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Who’s buying the shoes?

Published —
12.14.18
Movement —

Fiona Armstrong-Gibbs has worked in the fashion industry for more than 20 years. So far she’s talked about some of the issues surrounding footwear and production processes – now she turns her attention to footwear consumers.

Footwear sales in the UK grew 8% in 2017, reaching £11.8 billion. That’s seven pairs of shoes sold for every man, woman and child in the UK. Every year. It’s set to grow by 5% this year – Mintel forecasts that the footwear market will grow 26%, reaching £15.6 billion by 2023. While consumer confidence will be knocked by Brexit (with exchange rate fluctuations and import challenges) this is still a growth market which continues to outpace clothing sales growth, which rose 3.1% in 2017.

Variety, convenient access and delivery, affordability and fashion trends have all boosted growth. It wasn’t so long ago that we had one pair of shoes for going out or ‘best’ and only wore trainers to do sport in. The men’s market, in particular, has become very fashion focused rather than practical – catching up with women in fashion terms.

The retail environment makes it so easy to buy shoes these days. Availability in store through self-service in non-footwear specialists (just take a look at M&S, New Look and supermarkets) – versus traditional interaction with a sales assistant and checking fit. Online stores also now offer a huge variety and convenience compared to in-store, where storage space constraints means size and colours are limited. Choice and colour means there are more styles to purchase than every – creating more promotions and incentives.

Fashion trends and the speed of change

Casual dressing and the rise of sports trends in footwear – wearing trainers for style, not performance of sports – is set to increase. Its acceptance in both the workplace and for social occasions makes this the fastest-growing product style for men and women. Wearing different footwear to show status, identity and affluence – rather than just practical, durable or functional purpose – has added layers of complexity and politics to our choices. We mirror celebrity styles, and no longer purchase simply when we need to replace a pair, but for styling and different occasions. And that means there’s not the same expectation that footwear will last – consumers want convenience and choices that respond to trends and styles, so they don’t need them to last. The ever-increasing role of social media and unavoidable consistent images of desirability means consumers act on psychological as well as practical motivations.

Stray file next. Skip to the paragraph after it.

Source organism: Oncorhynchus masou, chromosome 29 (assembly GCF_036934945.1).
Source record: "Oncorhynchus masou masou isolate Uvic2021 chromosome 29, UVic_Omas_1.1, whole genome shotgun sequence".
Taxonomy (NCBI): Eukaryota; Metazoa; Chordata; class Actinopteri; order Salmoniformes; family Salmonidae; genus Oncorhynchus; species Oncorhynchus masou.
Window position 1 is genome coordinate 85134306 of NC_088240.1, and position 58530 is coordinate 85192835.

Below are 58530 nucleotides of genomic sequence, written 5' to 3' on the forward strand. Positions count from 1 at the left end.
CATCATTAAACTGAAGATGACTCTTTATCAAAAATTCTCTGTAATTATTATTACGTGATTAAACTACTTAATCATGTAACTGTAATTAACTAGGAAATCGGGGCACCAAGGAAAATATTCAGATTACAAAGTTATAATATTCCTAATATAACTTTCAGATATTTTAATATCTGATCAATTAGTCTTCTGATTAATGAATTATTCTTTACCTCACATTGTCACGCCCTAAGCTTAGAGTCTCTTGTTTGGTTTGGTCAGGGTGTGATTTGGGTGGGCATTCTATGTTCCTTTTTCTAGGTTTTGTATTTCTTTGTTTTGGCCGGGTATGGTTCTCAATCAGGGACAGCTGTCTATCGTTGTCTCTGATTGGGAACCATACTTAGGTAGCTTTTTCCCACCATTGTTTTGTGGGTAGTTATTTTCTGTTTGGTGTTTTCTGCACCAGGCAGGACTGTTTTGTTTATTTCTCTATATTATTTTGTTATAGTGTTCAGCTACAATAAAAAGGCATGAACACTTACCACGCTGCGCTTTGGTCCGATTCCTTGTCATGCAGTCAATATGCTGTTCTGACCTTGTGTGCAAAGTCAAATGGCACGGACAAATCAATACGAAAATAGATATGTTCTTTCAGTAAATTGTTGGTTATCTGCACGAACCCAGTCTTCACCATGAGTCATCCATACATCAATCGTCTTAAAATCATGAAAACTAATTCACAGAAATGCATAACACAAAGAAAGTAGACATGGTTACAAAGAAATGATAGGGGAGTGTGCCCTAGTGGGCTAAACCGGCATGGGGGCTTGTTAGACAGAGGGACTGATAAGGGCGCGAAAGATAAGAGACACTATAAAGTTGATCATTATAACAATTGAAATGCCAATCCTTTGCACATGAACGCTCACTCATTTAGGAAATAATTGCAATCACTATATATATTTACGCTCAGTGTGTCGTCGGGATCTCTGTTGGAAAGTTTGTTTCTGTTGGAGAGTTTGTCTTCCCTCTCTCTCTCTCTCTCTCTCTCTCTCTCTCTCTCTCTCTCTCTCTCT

Which makes disposal of footwear a challenge. We manufacture five million pairs of shoes every year in the UK – not a huge volume of shoes from a global perspective, yet tempered by the fact that we consume the most per capita in the world (seven pairs per person). Disposing of footwear is an immediate environmental crisis, that needs addressing.

Most shoe components aren’t biodegradable and the leather tanning process stops the decomposition of a raw material. Synthetic materials that don’t decompose can end up in the ocean, adding to our plastics crisis. Most of our shoes go into landfill. Some shoes are laterally cycled – re-sold on eBay or other sites, and some are donated to charity. And, while cobblers still prevent many shoes going to landfill, with the increase of trainers and synthetic materials the techniques used need much more investigation.

Reducing the amount of shoes produced might not be as difficult for a younger generation, that has grown up with excessive choice, over consumption and social media to come to terms with. However, our older generations now expect plentiful choice and consider this a freedom earned. 

So how can we tackle it? With recycling facilities on the high street next to the shops where new fast fashion is sold (taking a similar approach to health warnings on cigarettes, alcohol and gambling)? With money back/ brand credits for customers that engage with recycling? Like the glass bottle return policy, or a discount if you trade in an old car, these aren’t new ideas. But they’re suggestions we can pair with new issues, as we become more aware of them.

The fashion industry is seeing a raft of new materials, made from recycled t-shirts and other garments. While they can’t be disposed of, it allows them a new form, rather than just producing more. What ideas and innovation can we come up with for shoes?   

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Join us to create a collective of designers, artists, digital and tech people who’re keen to use 3D printing in your work at an early or prototype stage, which could lead to small scale commercial development of a footwear range.

@businessofshoes  @3dshoebirdproject

Fiona Armstrong-Gibbs is a fashion lecturer at Liverpool John Moores University. Her sustainable shoe project is backed by the EU-backed OpenMaker project, supporting digital manufacturing innovation in Italy, Slovakia, Spain and the UK.

Photo by Niko Lienata on Unsplash.